The real issue here is poor communication.  The access rights could be suspended quite legitimately (and may have been) it is the failure to inform visitors which has caused the problem.

In reply to DubyaJamesDubya:

Good Lord, no. 

I am trying (and failing) to suggest a pragmatic approach. There has clearly been some mismanagement here, it is best to deal with this after the event to prevent reoccurrence. Angry climbers descending on Ilkley with an overgrown sense of entitlement to argue, bustle and daub the backdrop with white patches will only serve to delay and prolong the "closure".

Just let them get on with it, they will be away soon enough to cause ructions elsewhere. Ensure that learning is taken forward from the event by both the land owner and the film company.

In reply to Presley Whippet:

I have to disagree, this some of behaviour from film companies and the like is too common. If they get away with it, then they will just repeat it. They need to be called out and the way to do that is to go there and climb.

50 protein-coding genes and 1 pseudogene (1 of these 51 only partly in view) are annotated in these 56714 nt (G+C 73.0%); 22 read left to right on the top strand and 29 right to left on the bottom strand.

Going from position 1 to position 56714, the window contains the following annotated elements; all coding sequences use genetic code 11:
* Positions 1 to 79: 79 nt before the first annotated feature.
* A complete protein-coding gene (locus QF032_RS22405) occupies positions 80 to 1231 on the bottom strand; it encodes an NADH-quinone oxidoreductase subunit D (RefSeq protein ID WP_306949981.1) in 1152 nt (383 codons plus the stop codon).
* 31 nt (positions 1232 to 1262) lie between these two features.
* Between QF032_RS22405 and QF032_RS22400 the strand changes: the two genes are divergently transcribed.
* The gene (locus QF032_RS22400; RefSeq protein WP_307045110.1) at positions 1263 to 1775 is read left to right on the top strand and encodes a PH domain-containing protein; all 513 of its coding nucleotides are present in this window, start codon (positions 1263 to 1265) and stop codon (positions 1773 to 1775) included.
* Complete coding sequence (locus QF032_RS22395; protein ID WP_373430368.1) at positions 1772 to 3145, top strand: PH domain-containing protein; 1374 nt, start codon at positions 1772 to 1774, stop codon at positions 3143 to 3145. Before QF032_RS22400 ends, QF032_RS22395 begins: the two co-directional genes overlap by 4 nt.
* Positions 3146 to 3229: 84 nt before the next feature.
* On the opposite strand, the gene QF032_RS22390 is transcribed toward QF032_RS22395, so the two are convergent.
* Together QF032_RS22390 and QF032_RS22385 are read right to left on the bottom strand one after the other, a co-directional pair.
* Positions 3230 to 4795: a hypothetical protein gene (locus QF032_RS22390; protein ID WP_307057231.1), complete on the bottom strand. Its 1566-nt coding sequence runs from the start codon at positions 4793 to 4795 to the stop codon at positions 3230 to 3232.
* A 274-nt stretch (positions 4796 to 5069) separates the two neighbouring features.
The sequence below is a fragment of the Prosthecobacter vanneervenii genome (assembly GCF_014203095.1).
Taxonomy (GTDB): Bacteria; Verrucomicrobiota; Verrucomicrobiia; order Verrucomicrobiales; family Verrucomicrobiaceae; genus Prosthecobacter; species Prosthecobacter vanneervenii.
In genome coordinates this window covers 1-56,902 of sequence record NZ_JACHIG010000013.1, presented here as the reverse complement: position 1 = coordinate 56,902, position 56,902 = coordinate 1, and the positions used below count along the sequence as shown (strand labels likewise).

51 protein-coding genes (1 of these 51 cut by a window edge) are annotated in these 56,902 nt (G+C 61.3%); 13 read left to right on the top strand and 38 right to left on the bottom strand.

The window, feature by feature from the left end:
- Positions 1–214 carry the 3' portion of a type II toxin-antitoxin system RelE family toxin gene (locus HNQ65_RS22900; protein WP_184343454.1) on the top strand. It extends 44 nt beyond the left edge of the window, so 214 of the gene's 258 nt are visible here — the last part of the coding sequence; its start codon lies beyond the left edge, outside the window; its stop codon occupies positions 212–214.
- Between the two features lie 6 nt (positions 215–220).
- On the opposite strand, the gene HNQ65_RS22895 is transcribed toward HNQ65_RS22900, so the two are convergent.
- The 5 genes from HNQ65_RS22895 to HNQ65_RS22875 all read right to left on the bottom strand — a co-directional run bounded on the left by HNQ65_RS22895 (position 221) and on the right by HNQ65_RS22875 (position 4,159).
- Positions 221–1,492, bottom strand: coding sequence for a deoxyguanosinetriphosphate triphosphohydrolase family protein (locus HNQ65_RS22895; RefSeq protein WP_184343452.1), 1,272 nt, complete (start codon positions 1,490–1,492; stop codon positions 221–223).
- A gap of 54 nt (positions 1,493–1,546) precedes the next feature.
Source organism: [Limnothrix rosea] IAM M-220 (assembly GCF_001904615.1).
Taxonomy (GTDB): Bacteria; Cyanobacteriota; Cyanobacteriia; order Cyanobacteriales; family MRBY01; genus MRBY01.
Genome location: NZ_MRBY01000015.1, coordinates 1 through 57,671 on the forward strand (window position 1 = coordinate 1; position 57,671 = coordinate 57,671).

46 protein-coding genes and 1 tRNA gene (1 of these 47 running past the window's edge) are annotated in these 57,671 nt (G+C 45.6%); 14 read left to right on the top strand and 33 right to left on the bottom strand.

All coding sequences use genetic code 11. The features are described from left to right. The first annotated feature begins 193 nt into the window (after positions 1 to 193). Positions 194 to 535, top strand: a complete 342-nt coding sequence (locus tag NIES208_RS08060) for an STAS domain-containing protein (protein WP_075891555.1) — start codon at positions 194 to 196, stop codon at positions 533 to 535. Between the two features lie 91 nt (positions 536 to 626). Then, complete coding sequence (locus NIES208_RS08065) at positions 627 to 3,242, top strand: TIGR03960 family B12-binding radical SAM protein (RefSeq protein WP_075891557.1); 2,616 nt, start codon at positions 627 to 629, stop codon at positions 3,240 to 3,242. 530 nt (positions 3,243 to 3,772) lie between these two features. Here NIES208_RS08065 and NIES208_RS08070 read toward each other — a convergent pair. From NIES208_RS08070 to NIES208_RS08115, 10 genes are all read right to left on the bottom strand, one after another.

Living in Cornwall, I won’t be making the trip, but we have had similar issues in Cornwall eg Bear Ghryls’ filming trying to close Bosigran and the Coast Path.

 Greenbanks 12 Sep 2021
In reply to Presley Whippet:

Yes. And In any case, what have Netflix ever done on grit?

(Apologies - thought I’d get in with it before anyone else)

 plyometrics 12 Sep 2021
In reply to hialexbrooks:

Love the fact film crews think they take precedent in public spaces. You don’t. 

Had the same last year at Blea Tarn. Telly knobs everywhere. Generators constantly pumping out pollution. Crew 4x4s idling. It was an absolutely travesty.

If I lived any closer, I’d come over and curl one out on the bonnet of the lead’s Winnebago.

 mwr72 12 Sep 2021
In reply to hialexbrooks:

I'm at the cow & calf now, and have video of their production teams littering left over the back of the quarry, I asked "security" if they were going to clean up the litter and their reply was "the production would clean them up tomorrow".

Disgraceful.

 Marek 12 Sep 2021
In reply to Howard J: